I’ve never since needed to know the firing order for a Chevrolet 350. But if ever I do, I’ve got Bubba to thank for the mnemonic that will get me through: an old-timey date–1843–then 6572.

Jeffrey Overstreet on the Muppets and Self-Promotion

Jeffrey Overstreet, author of the Auralia Thread series, has an excellent article in Image Journal today–the second of a two-part series in which he reads The Muppet Movie as a parable of the creative life. It caught my attention because I have recently introduced my kids to the Muppet Show. Last time I saw the Muppets, I was too young to appreciate how much creativity and love went into that work. I’ve tried to picture Jim Henson in a room with investors trying to raise the money to make his dream a reality: “It’s a variety show with puppets, see. The host is a frog and we’ll have about six elaborate sets for each weekly show…”
But I digress. What struck me most about Jeffrey’s article had nothing to do with the Muppets.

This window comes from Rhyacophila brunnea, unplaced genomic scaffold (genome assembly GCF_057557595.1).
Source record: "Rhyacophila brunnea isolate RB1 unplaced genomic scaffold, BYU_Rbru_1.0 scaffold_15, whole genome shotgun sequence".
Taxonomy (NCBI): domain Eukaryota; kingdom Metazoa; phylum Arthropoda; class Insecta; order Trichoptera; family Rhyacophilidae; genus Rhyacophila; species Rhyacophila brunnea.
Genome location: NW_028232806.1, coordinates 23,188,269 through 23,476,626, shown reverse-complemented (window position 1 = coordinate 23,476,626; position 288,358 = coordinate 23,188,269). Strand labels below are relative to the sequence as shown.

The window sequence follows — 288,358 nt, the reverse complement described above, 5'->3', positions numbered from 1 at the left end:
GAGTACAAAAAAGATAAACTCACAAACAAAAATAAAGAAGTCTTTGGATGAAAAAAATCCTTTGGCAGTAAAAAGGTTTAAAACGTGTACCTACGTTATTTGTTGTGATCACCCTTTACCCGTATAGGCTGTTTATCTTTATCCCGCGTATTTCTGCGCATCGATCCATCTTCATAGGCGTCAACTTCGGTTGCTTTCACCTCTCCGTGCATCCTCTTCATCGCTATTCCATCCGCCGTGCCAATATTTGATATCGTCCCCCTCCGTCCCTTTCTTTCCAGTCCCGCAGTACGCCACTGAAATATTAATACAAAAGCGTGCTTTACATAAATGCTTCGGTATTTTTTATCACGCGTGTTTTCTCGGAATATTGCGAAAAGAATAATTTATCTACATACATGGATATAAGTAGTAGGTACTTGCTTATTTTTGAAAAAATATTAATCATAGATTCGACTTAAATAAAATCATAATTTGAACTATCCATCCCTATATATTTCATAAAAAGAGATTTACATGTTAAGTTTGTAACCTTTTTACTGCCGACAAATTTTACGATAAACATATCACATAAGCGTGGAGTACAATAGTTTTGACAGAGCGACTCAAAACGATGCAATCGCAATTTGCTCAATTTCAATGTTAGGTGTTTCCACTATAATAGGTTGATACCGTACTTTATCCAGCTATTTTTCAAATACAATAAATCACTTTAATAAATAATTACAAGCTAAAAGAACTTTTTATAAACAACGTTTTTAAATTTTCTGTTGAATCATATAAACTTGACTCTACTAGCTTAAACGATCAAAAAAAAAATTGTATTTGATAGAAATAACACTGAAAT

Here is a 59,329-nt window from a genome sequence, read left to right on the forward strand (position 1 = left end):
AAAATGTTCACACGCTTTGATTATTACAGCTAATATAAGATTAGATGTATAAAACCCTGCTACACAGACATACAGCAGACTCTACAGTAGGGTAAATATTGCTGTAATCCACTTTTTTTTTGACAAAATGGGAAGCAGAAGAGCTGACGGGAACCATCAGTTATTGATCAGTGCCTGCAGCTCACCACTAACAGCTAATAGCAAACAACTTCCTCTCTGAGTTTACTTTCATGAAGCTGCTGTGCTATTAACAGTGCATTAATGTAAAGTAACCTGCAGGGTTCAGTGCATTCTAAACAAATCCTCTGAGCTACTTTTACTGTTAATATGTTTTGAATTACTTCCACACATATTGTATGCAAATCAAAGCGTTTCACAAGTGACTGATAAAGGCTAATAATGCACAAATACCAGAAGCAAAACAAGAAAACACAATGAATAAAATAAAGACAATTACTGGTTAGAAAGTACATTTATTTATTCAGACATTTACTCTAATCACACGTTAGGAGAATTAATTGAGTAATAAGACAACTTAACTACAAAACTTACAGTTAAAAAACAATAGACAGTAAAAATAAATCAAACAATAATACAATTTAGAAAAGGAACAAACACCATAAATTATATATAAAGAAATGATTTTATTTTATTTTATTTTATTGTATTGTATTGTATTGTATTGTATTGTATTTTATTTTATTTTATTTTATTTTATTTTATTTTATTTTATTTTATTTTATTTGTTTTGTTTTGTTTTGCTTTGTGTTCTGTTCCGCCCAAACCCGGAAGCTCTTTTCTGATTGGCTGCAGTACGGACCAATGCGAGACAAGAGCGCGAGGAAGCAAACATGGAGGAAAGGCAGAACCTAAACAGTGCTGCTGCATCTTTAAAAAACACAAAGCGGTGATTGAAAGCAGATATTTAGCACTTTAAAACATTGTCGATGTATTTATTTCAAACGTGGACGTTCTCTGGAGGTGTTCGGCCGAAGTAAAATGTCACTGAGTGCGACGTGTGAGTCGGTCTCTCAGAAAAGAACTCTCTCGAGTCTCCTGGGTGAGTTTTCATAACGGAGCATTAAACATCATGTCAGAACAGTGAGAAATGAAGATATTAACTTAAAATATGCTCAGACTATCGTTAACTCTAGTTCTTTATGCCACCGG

You can try to stir the writer’s life and the self-marketer’s life together, but they’re oil and water. Publishers sent me a guide detailing what “successful” authors do: Build websites about themselves. Create their own fan clubs on Facebook. Pursue their own endorsements. Volunteer to blog on “influential” websites. Organize readings, book-signings, and giveaways.

Following instructions, I feel I’m standing on a street corner wearing a sandwich board with my picture on it and shouting, “I’m awesome! Go tell everyone I’m awesome!”

Later, coughing dust across blank pages, I fail to find any sparks of inspiration. Do I even want to try again? How can anyone find inspiration in the midst of so much striving and pressure? I careen between embarrassment and an egomaniacal fever that comes from self-promotion. On a good day, I read nice notes from readers. On a bad day, I feel like a fraud.

I’ve never heard this expressed so clearly, but it gets right at the trouble with this new world order in which publishers expect authors to devote themselves wholeheartedly to self-promotion. It’s not simply that self-promotion is time-consuming. The real problem is that can short-circuit that part of the creative process that requires quiet and even a kind of apparent aimlessness.

Here, again, is the link to that article. I commend it to you.